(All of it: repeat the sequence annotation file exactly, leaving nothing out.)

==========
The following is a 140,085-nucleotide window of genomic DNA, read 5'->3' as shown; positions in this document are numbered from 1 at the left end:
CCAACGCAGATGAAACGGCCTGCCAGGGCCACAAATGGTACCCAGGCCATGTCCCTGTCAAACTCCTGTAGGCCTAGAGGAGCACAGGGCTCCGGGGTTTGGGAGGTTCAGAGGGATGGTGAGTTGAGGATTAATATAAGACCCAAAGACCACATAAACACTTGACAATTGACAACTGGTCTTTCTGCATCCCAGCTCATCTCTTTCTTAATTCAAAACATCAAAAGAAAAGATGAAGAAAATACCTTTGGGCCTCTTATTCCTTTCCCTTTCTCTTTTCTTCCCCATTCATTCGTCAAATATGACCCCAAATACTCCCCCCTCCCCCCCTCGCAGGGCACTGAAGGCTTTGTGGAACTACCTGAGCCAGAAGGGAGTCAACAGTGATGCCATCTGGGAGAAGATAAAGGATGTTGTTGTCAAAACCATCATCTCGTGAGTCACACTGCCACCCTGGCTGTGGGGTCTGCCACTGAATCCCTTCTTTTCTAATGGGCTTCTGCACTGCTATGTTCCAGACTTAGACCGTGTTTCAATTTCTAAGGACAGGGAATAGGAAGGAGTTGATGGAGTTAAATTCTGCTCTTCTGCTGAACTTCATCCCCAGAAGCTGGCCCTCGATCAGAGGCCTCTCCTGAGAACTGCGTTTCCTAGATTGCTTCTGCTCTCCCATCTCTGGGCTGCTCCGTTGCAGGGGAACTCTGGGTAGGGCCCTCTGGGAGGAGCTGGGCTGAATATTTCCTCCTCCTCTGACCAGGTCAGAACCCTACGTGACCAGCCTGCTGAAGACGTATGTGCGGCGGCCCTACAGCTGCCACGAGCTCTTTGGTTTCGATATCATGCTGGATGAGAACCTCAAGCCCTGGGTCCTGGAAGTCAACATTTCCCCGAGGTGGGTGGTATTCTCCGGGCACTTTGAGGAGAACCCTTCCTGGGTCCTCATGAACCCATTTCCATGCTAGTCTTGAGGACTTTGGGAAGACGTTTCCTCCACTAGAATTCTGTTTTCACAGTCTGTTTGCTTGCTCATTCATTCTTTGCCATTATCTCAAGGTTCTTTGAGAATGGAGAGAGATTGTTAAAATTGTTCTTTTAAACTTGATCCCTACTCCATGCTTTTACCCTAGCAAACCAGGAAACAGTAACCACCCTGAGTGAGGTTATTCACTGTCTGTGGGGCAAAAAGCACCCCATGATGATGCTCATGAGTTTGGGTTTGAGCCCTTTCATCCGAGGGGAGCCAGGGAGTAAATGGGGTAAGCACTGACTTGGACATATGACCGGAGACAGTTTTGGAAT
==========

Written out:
The following is a 140,085-nucleotide window of genomic DNA, read 5'->3' as shown; positions in this document are numbered from 1 at the left end:
CCAACGCAGATGAAACGGCCTGCCAGGGCCACAAATGGTACCCAGGCCATGTCCCTGTCAAACTCCTGTAGGCCTAGAGGAGCACAGGGCTCCGGGGTTTGGGAGGTTCAGAGGGATGGTGAGTTGAGGATTAATATAAGACCCAAAGACCACATAAACACTTGACAATTGACAACTGGTCTTTCTGCATCCCAGCTCATCTCTTTCTTAATTCAAAACATCAAAAGAAAAGATGAAGAAAATACCTTTGGGCCTCTTATTCCTTTCCCTTTCTCTTTTCTTCCCCATTCATTCGTCAAATATGACCCCAAATACTCCCCCCTCCCCCCCTCGCAGGGCACTGAAGGCTTTGTGGAACTACCTGAGCCAGAAGGGAGTCAACAGTGATGCCATCTGGGAGAAGATAAAGGATGTTGTTGTCAAAACCATCATCTCGTGAGTCACACTGCCACCCTGGCTGTGGGGTCTGCCACTGAATCCCTTCTTTTCTAATGGGCTTCTGCACTGCTATGTTCCAGACTTAGACCGTGTTTCAATTTCTAAGGACAGGGAATAGGAAGGAGTTGATGGAGTTAAATTCTGCTCTTCTGCTGAACTTCATCCCCAGAAGCTGGCCCTCGATCAGAGGCCTCTCCTGAGAACTGCGTTTCCTAGATTGCTTCTGCTCTCCCATCTCTGGGCTGCTCCGTTGCAGGGGAACTCTGGGTAGGGCCCTCTGGGAGGAGCTGGGCTGAATATTTCCTCCTCCTCTGACCAGGTCAGAACCCTACGTGACCAGCCTGCTGAAGACGTATGTGCGGCGGCCCTACAGCTGCCACGAGCTCTTTGGTTTCGATATCATGCTGGATGAGAACCTCAAGCCCTGGGTCCTGGAAGTCAACATTTCCCCGAGGTGGGTGGTATTCTCCGGGCACTTTGAGGAGAACCCTTCCTGGGTCCTCATGAACCCATTTCCATGCTAGTCTTGAGGACTTTGGGAAGACGTTTCCTCCACTAGAATTCTGTTTTCACAGTCTGTTTGCTTGCTCATTCATTCTTTGCCATTATCTCAAGGTTCTTTGAGAATGGAGAGAGATTGTTAAAATTGTTCTTTTAAACTTGATCCCTACTCCATGCTTTTACCCTAGCAAACCAGGAAACAGTAACCACCCTGAGTGAGGTTATTCACTGTCTGTGGGGCAAAAAGCACCCCATGATGATGCTCATGAGTTTGGGTTTGAGCCCTTTCATCCGAGGGGAGCCAGGGAGTAAATGGGGTAAGCACTGACTTGGACATATGACCGGAGACAGTTTTGGAAT